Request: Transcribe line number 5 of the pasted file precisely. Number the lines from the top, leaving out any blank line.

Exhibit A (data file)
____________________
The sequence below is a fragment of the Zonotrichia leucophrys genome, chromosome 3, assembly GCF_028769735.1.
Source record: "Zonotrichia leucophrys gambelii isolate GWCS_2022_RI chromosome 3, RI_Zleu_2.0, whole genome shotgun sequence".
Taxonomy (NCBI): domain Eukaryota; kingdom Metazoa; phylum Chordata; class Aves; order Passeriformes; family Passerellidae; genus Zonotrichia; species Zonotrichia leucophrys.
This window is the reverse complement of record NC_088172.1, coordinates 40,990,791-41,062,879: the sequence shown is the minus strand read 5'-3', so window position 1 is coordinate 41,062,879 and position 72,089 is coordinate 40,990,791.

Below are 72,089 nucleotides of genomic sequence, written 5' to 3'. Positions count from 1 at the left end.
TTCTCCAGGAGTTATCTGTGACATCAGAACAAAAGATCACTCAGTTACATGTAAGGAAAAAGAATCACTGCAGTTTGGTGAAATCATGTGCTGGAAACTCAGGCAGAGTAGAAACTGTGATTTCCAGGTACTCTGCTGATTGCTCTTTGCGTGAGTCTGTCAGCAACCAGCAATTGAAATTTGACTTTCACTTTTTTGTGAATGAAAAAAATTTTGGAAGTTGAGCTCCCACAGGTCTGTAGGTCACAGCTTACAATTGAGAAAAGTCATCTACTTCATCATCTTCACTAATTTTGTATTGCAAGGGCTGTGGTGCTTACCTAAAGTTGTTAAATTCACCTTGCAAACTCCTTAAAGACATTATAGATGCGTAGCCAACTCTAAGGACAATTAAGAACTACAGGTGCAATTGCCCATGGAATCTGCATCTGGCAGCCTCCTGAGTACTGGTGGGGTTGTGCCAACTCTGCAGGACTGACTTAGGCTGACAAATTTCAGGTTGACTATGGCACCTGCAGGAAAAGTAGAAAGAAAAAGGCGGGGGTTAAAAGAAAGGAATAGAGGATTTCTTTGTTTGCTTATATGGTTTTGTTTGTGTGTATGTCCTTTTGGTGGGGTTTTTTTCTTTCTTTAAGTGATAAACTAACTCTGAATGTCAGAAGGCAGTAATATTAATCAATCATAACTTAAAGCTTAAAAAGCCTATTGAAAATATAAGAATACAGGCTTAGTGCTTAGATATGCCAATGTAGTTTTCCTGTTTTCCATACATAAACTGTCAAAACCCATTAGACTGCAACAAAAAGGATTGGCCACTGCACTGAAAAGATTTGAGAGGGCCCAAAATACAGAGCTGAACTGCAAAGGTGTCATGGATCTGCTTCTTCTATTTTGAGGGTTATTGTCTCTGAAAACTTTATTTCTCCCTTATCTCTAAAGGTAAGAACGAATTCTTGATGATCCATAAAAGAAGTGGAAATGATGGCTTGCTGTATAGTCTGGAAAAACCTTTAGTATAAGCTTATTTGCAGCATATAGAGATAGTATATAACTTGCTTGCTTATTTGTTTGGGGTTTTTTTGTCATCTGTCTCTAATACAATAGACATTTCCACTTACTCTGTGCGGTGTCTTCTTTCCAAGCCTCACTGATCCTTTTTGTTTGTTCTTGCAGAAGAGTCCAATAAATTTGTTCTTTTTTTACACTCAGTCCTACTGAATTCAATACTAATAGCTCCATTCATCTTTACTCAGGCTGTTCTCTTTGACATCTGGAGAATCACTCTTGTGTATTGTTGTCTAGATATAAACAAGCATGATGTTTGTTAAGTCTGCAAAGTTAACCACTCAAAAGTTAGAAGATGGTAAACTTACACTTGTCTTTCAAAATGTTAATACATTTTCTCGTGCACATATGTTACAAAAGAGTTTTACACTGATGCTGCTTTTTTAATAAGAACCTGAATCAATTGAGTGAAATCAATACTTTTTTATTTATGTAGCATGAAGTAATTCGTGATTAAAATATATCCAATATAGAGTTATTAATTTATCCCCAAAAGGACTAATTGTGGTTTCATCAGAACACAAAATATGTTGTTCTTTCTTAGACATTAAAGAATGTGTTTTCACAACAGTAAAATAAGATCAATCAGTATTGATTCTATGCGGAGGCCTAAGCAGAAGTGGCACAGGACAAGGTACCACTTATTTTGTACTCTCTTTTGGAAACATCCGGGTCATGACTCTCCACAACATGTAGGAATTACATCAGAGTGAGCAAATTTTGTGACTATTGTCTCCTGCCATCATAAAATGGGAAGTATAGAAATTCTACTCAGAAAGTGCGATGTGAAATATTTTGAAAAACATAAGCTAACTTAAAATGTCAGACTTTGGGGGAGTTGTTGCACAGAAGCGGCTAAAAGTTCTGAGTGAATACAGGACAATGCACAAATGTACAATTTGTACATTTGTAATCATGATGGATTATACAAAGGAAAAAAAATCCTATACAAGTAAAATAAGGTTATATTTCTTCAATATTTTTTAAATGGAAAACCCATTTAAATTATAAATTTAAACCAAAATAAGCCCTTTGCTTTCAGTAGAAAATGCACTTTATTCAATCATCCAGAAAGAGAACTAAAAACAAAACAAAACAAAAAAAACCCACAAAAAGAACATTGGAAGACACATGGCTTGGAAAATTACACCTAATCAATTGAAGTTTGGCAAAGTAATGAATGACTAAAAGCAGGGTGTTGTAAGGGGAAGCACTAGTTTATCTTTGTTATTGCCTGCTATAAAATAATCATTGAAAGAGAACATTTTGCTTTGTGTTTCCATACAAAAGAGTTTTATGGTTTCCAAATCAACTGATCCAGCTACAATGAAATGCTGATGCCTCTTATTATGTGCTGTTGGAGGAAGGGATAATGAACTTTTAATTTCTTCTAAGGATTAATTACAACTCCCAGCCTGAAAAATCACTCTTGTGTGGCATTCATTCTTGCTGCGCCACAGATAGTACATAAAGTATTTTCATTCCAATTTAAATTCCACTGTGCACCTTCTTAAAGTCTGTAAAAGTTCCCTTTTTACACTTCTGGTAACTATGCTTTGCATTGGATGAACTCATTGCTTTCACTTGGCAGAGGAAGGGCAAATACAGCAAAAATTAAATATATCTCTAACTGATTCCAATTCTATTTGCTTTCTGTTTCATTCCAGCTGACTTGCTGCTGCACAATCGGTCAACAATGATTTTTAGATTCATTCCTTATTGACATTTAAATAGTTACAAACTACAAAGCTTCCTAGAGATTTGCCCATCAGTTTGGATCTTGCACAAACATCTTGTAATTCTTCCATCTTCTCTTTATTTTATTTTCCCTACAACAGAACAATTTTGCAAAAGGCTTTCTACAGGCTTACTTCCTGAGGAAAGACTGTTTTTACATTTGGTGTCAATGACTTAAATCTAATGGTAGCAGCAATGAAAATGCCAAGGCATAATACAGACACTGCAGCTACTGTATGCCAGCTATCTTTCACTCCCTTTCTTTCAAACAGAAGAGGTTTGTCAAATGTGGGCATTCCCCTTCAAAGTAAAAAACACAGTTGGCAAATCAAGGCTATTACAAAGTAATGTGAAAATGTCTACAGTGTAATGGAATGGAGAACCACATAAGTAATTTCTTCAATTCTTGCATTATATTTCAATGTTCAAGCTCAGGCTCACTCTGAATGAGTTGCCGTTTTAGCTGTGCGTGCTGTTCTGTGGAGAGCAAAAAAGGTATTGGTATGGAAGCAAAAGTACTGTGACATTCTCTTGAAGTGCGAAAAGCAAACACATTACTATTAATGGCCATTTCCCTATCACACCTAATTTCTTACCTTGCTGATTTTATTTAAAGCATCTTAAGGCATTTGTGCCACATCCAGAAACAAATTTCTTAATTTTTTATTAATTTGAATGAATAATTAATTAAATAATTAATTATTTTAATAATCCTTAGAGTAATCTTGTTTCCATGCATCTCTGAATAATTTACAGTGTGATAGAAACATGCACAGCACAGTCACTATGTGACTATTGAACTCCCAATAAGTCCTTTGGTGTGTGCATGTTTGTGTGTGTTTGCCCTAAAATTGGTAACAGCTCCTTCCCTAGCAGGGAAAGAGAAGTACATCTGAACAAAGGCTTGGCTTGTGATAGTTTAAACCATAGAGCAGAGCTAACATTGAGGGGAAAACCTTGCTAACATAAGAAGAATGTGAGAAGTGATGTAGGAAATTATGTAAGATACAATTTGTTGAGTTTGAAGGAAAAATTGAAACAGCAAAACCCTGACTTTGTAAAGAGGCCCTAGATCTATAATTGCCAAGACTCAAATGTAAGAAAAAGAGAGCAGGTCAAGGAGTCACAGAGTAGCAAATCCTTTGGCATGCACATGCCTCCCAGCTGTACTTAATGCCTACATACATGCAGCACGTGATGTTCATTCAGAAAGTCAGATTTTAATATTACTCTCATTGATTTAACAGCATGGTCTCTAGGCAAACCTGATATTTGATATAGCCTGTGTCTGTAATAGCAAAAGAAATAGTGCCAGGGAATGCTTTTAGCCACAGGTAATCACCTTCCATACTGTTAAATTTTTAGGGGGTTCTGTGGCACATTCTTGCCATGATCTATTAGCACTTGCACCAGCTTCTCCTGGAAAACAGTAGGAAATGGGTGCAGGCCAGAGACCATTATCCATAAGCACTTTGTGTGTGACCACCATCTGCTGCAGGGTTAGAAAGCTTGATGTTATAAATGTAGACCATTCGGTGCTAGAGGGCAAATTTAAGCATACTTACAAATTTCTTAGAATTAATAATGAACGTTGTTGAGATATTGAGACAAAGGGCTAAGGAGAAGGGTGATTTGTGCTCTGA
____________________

Below are 72,089 nucleotides of genomic sequence, written 5' to 3'. Positions count from 1 at the left end.